If I can articulate this and work through it, I think that there is something bigger than each of our hurts, that I can heal the both of our child and adult selves, girl/woman, and whatever other messages there are.

I feel embarrassed to feel like this because I will love her a lot, you know. But it’s what I am also working through, this pain.

Un-Lesson 5: She taught me the importance of standing up to boys and men.

This is another reverse one, but it’s okay. It’s for us both. It sucked how my brother was sometimes given the power of being like the head of the household or sometimes overburdened (another story, another day).

Or it was disappointing when I saw her get back in the car with my father one day after they’d separated. I felt so let down given the hurts we’d suffered, what he’d done. I’m working through these experiences also, one being abuse.

But I think that what this has shown me is that one, it’s important to have money for yourself so you don’t depend on an unhealthy person (in this case a man) for things.

Seeing this I, two, also realize the patriarchal structure that girls and women come from. And I KNOW that in Nigeria males have the power and know this was the privilege her brothers/my uncles, luckily less now thanks to writers like Chimamanda Adichie.

Hopefully my success I want is message to her upbringing as well, and to all who benefited from their maleness.

My mom was and is still an inspiring person and woman in many ways, and I only hope that I can tell her story, release it, live it, breathe it. And with this, stand up to the patriarchal structure too. We saw this is a barrier we have generationally and it should be bulldozed starting with us and her.

Lesson 6: My mom taught me to persevere.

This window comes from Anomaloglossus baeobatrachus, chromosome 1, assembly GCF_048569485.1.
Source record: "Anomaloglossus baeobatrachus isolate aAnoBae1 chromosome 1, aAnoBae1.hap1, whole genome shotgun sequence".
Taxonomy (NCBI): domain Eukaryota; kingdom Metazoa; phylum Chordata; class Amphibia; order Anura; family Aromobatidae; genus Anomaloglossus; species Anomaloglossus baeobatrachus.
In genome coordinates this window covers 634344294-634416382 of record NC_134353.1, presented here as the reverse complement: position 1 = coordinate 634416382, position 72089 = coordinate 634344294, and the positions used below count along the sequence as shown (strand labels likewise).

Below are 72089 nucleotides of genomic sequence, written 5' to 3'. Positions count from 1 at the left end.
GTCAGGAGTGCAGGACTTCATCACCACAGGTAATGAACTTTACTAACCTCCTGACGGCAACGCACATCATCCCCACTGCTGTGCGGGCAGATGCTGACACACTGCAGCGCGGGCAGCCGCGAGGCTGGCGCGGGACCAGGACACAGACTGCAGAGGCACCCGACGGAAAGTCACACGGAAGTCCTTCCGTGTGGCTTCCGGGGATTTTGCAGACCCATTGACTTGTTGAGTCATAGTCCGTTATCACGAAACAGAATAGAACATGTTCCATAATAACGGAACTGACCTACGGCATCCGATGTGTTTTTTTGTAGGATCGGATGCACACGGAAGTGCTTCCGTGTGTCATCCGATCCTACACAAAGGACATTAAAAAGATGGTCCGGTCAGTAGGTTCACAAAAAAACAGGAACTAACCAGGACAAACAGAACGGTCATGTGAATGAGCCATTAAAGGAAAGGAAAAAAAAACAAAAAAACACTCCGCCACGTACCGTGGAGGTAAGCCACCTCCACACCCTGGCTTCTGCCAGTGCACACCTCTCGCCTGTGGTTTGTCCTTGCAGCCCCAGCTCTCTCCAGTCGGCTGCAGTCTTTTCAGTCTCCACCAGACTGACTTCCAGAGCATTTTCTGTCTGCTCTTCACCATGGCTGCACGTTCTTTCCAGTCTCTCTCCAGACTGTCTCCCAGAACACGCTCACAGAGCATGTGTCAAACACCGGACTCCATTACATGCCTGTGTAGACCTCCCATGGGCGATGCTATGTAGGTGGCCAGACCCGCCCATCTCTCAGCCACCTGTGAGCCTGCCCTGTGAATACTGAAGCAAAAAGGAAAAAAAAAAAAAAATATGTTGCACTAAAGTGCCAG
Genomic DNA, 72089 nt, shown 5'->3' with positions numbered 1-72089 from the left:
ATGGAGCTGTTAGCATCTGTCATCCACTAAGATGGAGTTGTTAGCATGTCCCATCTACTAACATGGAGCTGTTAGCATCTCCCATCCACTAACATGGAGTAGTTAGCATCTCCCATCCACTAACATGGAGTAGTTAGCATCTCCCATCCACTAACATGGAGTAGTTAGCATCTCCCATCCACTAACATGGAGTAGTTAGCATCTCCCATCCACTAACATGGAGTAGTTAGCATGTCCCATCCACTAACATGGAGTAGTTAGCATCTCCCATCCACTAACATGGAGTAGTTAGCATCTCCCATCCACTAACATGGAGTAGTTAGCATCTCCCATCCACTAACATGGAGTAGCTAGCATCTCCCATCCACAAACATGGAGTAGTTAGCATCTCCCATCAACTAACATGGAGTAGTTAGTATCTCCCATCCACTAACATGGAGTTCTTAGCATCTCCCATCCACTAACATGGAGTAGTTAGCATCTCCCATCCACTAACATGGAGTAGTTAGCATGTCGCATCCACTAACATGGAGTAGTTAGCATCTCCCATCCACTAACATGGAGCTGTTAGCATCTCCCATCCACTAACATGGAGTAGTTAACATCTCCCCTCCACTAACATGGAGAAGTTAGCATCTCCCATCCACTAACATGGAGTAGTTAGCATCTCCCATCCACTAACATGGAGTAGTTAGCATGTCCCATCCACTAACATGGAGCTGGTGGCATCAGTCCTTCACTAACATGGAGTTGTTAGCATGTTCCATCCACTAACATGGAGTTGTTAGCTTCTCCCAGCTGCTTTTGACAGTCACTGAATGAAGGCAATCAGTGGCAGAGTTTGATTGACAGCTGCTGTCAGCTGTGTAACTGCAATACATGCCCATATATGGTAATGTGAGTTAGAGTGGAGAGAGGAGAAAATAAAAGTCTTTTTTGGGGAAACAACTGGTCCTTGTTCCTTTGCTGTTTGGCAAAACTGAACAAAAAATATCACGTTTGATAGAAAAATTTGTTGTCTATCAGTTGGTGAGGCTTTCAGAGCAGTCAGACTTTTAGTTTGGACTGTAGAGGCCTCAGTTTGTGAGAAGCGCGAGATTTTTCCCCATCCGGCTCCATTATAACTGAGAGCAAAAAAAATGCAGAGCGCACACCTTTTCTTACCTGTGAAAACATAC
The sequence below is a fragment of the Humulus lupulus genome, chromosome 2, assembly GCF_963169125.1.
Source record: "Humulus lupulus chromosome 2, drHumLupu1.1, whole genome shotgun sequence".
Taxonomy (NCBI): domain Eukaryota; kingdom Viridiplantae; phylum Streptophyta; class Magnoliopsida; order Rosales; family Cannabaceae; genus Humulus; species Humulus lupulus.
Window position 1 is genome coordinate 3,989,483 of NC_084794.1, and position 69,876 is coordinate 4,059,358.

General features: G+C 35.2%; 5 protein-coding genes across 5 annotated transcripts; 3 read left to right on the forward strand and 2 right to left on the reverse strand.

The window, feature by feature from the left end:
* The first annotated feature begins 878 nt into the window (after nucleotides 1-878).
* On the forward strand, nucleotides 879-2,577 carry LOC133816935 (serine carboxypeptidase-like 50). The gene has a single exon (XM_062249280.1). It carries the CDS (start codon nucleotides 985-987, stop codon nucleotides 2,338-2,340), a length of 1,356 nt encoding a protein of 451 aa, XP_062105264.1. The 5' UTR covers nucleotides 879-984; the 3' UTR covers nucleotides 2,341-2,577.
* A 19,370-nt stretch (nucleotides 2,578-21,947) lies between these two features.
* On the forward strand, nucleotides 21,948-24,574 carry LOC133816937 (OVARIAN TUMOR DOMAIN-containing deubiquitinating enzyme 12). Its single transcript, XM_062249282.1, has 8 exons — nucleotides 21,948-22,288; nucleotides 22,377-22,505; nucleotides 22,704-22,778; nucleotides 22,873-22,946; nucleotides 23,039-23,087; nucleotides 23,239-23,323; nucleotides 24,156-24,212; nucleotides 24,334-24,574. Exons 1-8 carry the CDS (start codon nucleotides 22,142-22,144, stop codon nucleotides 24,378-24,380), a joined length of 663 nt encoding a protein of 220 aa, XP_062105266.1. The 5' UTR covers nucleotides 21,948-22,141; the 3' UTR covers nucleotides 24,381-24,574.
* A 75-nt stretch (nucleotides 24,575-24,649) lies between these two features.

Image courtesy of Pixabay

I felt bad that my mom would be so smart and had her own business at one point, but our circumstances never allowed for a real showing of who she was and is.

I hope that in this point of my life, even if I’m unhappy where I am currently and taking steps to move forward, that this can be like alchemy. That the light can be shone on everything bad so that it can be transformed into gold through its resplendent energy.

Lesson 7: She taught us to love one another.

Sometimes the idea of “family” wasn’t healthy. There were some real problems we unearthed after she died. I think though overall it was good. The foundation so that the water could fill into the tributaries that were dug.

Today, I do want to build real relationships with he siblings who are also standing and not trying to run away. And I’m working on this, taking steps.

There’s more detail here. Not everyone I can because of their actions. But I’m taking the right steps, what I can, given the set-up, what is given to me.

I don’t know what to feel about lessons and un-lessons. But it is finally time for me to start working through my mom’s passing now. I hope that sharing this isn’t incriminating for me and that others don’t judge me like I have been before by other women.

I hope that I rise above their lack of empathy and can show it to others.

Thank you for reading.




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Obinna Morton

Obinna Morton

My name is Obinna. This is my story. WEOC, The Pink, The Book Mechanic.